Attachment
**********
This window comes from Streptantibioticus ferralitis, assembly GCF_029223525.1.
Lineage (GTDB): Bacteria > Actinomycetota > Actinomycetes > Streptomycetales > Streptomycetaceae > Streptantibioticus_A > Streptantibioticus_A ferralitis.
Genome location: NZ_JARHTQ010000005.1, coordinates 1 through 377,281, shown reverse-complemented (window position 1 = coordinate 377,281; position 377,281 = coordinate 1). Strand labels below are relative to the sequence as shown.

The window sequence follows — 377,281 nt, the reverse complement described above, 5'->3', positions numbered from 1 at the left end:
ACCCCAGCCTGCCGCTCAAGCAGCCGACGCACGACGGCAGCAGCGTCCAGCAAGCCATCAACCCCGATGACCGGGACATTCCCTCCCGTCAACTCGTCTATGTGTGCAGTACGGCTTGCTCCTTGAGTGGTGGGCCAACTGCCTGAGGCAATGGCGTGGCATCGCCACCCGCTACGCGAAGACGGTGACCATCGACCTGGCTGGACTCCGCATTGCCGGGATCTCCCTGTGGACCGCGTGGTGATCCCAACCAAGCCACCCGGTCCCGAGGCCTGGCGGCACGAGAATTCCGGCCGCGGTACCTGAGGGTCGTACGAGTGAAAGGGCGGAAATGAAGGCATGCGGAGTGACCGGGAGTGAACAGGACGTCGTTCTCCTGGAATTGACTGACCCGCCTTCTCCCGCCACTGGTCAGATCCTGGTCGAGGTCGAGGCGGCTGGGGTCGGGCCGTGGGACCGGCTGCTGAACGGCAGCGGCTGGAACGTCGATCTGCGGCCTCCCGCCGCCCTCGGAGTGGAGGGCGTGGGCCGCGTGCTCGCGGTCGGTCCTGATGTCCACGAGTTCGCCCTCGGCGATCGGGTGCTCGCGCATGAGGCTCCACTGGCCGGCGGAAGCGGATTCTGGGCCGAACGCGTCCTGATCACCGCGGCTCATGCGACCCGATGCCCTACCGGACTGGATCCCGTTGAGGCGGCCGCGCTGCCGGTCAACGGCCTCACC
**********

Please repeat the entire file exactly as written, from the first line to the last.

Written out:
This window comes from Streptantibioticus ferralitis, assembly GCF_029223525.1.
Lineage (GTDB): Bacteria > Actinomycetota > Actinomycetes > Streptomycetales > Streptomycetaceae > Streptantibioticus_A > Streptantibioticus_A ferralitis.
Genome location: NZ_JARHTQ010000005.1, coordinates 1 through 377,281, shown reverse-complemented (window position 1 = coordinate 377,281; position 377,281 = coordinate 1). Strand labels below are relative to the sequence as shown.

The window sequence follows — 377,281 nt, the reverse complement described above, 5'->3', positions numbered from 1 at the left end:
ACCCCAGCCTGCCGCTCAAGCAGCCGACGCACGACGGCAGCAGCGTCCAGCAAGCCATCAACCCCGATGACCGGGACATTCCCTCCCGTCAACTCGTCTATGTGTGCAGTACGGCTTGCTCCTTGAGTGGTGGGCCAACTGCCTGAGGCAATGGCGTGGCATCGCCACCCGCTACGCGAAGACGGTGACCATCGACCTGGCTGGACTCCGCATTGCCGGGATCTCCCTGTGGACCGCGTGGTGATCCCAACCAAGCCACCCGGTCCCGAGGCCTGGCGGCACGAGAATTCCGGCCGCGGTACCTGAGGGTCGTACGAGTGAAAGGGCGGAAATGAAGGCATGCGGAGTGACCGGGAGTGAACAGGACGTCGTTCTCCTGGAATTGACTGACCCGCCTTCTCCCGCCACTGGTCAGATCCTGGTCGAGGTCGAGGCGGCTGGGGTCGGGCCGTGGGACCGGCTGCTGAACGGCAGCGGCTGGAACGTCGATCTGCGGCCTCCCGCCGCCCTCGGAGTGGAGGGCGTGGGCCGCGTGCTCGCGGTCGGTCCTGATGTCCACGAGTTCGCCCTCGGCGATCGGGTGCTCGCGCATGAGGCTCCACTGGCCGGCGGAAGCGGATTCTGGGCCGAACGCGTCCTGATCACCGCGGCTCATGCGACCCGATGCCCTACCGGACTGGATCCCGTTGAGGCGGCCGCGCTGCCGGTCAACGGCCTCACC